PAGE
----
Will outdoor games lose their luster?
CALGARY, Alberta -- One day we'll get sick of these outdoor games, but that day isn't here yet.
Seven weeks after the Winter Classic rang up another victory for the league at Heinz Field in Pittsburgh on New Year's Day, Sunday's Heritage Classic proved that, until further notice, you can't get enough of a good thing.
Adorned in throwback uniforms that certainly grabbed your attention, the Calgary Flames beat the Montreal Canadiens 4-0 in the league's sixth regular-season outdoor game. The event once again rocked even if the actual game didn't, and the NHL has patented that familiar script with yet another hugely successful outdoor foray.
The Heritage lacked the buildup of this year's Winter Classic, which had HBO's brilliant "24/7" documentary series and the game's top two players as marquee attractions, but Canada's outdoor game surpassed the Jan. 1 affair in corporate sponsorship sales. That's not a typo. Canadian Tire and Tim Hortons and other major Canadian brands threw themselves at this event as if it was a Super Bowl. Or at least a Grey Cup, eh?
"Our sponsor activation and investment in this was higher than any Winter Classic we've done," NHL commissioner Gary Bettman said after the game, his face reddened from braving the cold. "So ... from a fan standpoint, from all of our media platforms, from the players' experience and from our business partners, this was a terrific, terrific event for us."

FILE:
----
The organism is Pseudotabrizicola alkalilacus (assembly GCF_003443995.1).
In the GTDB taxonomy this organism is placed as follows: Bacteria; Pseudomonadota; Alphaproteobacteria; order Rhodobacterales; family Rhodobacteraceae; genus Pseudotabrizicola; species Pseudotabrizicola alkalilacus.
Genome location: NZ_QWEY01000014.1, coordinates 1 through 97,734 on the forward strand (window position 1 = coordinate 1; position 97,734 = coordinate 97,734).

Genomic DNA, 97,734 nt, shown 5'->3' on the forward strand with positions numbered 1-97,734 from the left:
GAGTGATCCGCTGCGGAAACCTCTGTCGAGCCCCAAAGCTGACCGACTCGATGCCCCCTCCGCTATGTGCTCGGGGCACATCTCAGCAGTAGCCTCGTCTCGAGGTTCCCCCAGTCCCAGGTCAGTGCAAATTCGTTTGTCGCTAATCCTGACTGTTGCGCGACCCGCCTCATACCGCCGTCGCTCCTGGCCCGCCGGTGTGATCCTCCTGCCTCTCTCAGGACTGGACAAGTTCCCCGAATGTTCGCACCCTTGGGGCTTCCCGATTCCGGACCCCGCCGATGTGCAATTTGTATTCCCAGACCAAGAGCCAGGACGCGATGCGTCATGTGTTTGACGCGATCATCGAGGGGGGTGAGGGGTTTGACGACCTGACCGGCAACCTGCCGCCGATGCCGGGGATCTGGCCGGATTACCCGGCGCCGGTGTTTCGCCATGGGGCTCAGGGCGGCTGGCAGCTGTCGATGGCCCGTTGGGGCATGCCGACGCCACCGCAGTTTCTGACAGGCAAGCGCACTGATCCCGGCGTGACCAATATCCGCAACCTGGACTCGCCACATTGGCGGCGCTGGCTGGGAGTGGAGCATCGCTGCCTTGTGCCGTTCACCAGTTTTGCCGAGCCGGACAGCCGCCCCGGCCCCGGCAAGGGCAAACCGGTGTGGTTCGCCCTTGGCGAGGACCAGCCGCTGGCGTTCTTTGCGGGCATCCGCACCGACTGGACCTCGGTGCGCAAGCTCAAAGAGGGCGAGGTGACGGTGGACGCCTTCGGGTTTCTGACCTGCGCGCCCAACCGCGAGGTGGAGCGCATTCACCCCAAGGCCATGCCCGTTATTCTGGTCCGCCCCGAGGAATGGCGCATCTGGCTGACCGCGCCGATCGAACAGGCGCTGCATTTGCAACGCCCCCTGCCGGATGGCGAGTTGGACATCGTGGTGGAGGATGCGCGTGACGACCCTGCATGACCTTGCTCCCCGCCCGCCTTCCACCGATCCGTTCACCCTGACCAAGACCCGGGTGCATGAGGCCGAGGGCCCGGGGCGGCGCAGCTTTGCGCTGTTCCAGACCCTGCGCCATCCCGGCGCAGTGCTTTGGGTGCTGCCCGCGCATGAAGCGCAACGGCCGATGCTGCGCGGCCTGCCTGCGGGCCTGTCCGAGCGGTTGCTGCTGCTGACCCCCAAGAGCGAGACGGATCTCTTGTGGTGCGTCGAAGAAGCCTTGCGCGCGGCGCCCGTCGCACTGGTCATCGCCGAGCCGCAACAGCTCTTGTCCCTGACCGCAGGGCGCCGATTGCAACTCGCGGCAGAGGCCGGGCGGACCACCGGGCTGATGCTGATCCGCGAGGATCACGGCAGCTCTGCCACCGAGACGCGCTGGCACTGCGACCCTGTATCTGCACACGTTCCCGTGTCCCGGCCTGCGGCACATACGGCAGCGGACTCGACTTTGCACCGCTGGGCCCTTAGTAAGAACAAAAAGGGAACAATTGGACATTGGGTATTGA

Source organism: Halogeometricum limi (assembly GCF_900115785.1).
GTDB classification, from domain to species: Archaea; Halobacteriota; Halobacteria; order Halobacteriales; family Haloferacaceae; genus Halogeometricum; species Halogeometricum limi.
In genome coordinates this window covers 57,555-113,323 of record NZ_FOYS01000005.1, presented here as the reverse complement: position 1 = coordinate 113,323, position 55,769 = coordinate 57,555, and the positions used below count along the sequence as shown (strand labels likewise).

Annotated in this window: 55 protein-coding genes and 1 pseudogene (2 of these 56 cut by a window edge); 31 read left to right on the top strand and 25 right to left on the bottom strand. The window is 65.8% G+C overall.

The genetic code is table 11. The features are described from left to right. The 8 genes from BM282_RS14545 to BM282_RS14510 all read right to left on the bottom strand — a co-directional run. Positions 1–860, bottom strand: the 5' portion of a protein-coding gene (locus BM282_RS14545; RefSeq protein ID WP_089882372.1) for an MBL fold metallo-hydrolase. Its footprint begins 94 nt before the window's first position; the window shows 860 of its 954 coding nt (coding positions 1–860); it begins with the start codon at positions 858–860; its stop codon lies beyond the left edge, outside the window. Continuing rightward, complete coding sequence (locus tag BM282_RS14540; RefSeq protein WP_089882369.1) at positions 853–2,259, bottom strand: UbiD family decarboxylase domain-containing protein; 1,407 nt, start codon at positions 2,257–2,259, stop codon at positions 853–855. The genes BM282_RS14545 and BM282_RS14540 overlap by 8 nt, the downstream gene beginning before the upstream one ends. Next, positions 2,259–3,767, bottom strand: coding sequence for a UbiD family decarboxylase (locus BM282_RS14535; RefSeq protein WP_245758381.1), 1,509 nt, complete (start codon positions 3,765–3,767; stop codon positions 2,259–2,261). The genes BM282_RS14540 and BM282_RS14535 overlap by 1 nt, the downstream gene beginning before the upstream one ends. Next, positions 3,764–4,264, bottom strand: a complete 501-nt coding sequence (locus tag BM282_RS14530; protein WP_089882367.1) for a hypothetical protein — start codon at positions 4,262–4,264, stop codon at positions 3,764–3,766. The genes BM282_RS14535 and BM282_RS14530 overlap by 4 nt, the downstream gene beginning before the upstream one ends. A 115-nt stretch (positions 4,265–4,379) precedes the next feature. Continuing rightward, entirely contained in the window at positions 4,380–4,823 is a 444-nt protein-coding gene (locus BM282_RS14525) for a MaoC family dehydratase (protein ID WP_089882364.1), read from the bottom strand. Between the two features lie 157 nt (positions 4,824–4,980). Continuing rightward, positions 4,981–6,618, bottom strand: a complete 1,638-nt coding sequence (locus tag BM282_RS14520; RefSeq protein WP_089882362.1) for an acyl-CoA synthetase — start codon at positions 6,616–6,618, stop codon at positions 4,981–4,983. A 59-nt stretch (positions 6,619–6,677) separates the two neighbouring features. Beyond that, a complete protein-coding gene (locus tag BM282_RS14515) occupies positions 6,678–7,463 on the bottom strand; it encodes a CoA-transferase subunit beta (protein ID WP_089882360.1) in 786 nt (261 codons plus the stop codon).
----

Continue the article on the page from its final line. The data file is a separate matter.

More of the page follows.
It brings the NHL to an important crossroads with its outdoor game adventure, and the momentum suggests there's only one way it will go. As we reported Saturday, the league and its governors have privately entertained the thought of staging as many as three to four outdoor games a season.
Crazy? Perhaps. But given the insatiable appetite from the corporate community and fans, it's clear what the NHL might be thinking: Yes, the Jan. 1 game will lose its unique place on the calendar and other outdoor games will water down the sex appeal of the Winter Classic. But on the other hand, the league also figures maybe it is better off striking while the iron is hot.
Either way, it presents this quandary: How does the league strike the balance between meeting the appetite for this event while not hampering the uniqueness of it?
"That's a terrific question and it's one that we've been debating internally and we're actually doing a lot of research," Bettman said in response to our question. "We know this [Heritage Classic] and our other events, such as the All-Star Game, are huge events in places where they're held. ... Some of the preliminary research we've seen says our fans want more of these. They don't care how many of these [there are], as long as they get one.
"Obviously you can't do an unlimited number and we don't want to dilute it. We thought it was important to go to a second game this year and have one in Canada. But you've asked the question which we haven't yet answered."
It's likely too late now for the NHL to stage more than two outdoor games next season; these events take massive planning and the NHL schedule-makers are already doing their thing. But starting in 2012-13, you might see more than two outdoor games if the league continues to believe in the dynamic appeal of these events.